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>(Tamil Nadu) idli vs. (Czech) knedlík

(Moved from Feb 24, 2009)

Last weekend, I was invited to Fremont, California, to a cozy home of relatively recent Indian immigrants. Realizing that it was one of those little apartments so immaculate you would be truly ashamed of not taking your shoes off, I fretted having chosen to wear ensemble high heels. If I knew I would be treading in bare feet, I'd have worn something else... (yes, it's silly, but just try being me. I know, you wouldn't want to.)

On their buffet table were too-pretty-to-eat little jewels of Indian snacks, samosas and chaats.

The hosts later brought out something somewhat unexpected at a Hindi-speaking home. Idlis. Oooh. I had forgotten about idlis.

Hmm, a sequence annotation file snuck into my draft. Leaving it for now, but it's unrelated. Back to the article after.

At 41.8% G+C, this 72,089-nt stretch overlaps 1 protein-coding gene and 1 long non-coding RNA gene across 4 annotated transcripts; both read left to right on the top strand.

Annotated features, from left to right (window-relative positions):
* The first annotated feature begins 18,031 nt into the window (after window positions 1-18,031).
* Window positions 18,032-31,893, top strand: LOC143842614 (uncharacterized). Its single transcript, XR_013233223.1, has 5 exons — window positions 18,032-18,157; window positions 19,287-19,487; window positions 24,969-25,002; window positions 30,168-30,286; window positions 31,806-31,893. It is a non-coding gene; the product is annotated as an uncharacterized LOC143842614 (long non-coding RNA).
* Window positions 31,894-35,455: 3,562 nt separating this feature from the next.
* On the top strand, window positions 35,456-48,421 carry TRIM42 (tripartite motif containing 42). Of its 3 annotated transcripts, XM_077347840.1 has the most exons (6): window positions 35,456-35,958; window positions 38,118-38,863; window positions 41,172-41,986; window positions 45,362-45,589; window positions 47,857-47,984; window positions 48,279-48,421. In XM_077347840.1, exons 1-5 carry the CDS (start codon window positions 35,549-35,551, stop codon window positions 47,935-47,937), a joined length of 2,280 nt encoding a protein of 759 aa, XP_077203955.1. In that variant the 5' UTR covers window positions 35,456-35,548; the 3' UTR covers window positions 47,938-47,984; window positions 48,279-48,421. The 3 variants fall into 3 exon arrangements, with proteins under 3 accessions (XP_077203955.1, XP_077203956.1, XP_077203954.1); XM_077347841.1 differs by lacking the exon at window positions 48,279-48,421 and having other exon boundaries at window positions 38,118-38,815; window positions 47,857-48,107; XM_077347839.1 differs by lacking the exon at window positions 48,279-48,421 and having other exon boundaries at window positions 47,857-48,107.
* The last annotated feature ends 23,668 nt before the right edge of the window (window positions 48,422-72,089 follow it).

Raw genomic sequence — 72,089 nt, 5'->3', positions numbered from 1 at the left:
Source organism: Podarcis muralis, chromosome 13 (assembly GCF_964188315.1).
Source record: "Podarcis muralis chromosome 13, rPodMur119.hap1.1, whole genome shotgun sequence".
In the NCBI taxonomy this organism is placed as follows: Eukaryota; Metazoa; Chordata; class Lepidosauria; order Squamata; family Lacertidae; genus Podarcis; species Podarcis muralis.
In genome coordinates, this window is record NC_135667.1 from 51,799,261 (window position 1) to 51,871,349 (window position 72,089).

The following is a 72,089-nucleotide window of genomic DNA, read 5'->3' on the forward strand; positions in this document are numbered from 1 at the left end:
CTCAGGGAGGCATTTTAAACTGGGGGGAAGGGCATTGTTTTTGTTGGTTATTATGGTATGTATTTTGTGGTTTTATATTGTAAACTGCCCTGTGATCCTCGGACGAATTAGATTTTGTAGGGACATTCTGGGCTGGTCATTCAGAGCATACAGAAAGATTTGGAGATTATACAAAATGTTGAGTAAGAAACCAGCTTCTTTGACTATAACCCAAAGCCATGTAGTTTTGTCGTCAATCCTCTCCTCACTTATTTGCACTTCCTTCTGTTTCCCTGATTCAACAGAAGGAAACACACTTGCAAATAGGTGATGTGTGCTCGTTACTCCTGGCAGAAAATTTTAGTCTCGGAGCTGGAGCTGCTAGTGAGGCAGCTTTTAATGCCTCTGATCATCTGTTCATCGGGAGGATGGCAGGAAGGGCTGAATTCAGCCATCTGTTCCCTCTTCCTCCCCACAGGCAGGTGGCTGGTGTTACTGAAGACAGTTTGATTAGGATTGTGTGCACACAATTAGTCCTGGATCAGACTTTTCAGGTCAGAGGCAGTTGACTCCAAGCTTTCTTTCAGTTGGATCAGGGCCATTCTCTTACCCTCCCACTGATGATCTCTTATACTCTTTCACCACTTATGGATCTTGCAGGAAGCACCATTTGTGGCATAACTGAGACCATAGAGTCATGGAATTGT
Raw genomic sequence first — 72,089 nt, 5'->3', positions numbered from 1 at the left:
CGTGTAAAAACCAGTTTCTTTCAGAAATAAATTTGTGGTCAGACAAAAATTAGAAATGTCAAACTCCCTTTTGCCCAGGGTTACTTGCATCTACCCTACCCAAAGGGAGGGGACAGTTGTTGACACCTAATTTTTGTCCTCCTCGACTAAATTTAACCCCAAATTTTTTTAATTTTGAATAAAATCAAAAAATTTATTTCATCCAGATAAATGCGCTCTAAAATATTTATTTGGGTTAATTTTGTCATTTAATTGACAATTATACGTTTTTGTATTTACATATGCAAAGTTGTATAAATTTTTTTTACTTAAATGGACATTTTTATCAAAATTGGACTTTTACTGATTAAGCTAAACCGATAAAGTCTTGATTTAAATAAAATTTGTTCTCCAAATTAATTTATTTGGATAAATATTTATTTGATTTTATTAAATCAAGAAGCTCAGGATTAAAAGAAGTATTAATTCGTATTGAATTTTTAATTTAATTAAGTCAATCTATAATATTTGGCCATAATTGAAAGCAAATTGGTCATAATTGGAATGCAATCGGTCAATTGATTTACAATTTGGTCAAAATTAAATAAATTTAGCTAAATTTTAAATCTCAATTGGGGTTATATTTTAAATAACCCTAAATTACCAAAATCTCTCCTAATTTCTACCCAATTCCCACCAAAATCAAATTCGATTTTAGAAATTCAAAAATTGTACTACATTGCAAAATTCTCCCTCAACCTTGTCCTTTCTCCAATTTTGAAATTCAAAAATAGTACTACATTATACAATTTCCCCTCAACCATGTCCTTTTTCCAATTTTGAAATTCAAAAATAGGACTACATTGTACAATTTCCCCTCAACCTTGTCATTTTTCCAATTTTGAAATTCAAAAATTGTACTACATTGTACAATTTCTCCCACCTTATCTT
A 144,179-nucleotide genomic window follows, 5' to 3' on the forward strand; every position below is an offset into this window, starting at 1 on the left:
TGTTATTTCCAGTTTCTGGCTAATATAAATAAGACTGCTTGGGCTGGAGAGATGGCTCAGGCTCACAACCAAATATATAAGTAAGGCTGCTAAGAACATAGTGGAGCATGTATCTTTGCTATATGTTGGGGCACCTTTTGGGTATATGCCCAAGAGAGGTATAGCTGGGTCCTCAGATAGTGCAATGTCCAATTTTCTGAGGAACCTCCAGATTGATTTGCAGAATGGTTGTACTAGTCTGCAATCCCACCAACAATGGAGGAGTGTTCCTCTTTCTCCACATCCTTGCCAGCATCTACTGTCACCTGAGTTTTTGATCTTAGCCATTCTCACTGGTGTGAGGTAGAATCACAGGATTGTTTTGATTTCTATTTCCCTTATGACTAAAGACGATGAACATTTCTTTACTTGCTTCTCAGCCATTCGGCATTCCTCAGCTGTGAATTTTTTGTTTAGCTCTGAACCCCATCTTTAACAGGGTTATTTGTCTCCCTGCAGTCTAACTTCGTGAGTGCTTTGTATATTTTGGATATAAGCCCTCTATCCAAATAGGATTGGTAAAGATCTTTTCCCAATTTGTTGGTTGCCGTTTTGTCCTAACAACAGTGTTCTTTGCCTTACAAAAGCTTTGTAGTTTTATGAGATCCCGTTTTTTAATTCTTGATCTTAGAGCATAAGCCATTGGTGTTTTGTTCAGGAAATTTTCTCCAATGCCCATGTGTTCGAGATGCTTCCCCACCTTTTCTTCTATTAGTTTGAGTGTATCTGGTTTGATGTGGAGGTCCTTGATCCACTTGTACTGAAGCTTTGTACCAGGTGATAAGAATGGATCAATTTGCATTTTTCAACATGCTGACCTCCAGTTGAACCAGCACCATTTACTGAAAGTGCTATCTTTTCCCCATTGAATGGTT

My first experience of Indian food was Tamil, since Singaporean Indians are mostly from Tamil Nadu, South India.
Ellapugazhum Iraivanukee (as the Oscar winner Allah Rakha Rahman exclaimed at the Awards), Tamil sambar/sambhar and rasam are delicious.
An idli or idly is a Tamil staple. At first glance, they resemble perfectly round sugar cookies. Then you realize these are not desserts. Soft spongy bland cakes made of lentil and rice flour, you place a couple of these in a bowl and add gravy and chutneys of your own choosing.
Jump to another continent, to another country I love, Czech Republic.

Tamil spongy bread's texture is strangely reminiscent of Czech dumplings. Not as pretty, perhaps, and bigger than idlis, I never got tired of dousing gravy on my doughy (potato) dumplings in Prague. Gloppy mess or not, knedlíki, too, were delicious.

There are other steamed cakes, of course. What are your favorites?


  1. Anonymous2.4.10

    amazing arrangement!!!

  2. Very nice comparison... hope u know idli's big brother Dosa ..

  3. I love dosa, of course. Don't you think it resembles the crepe?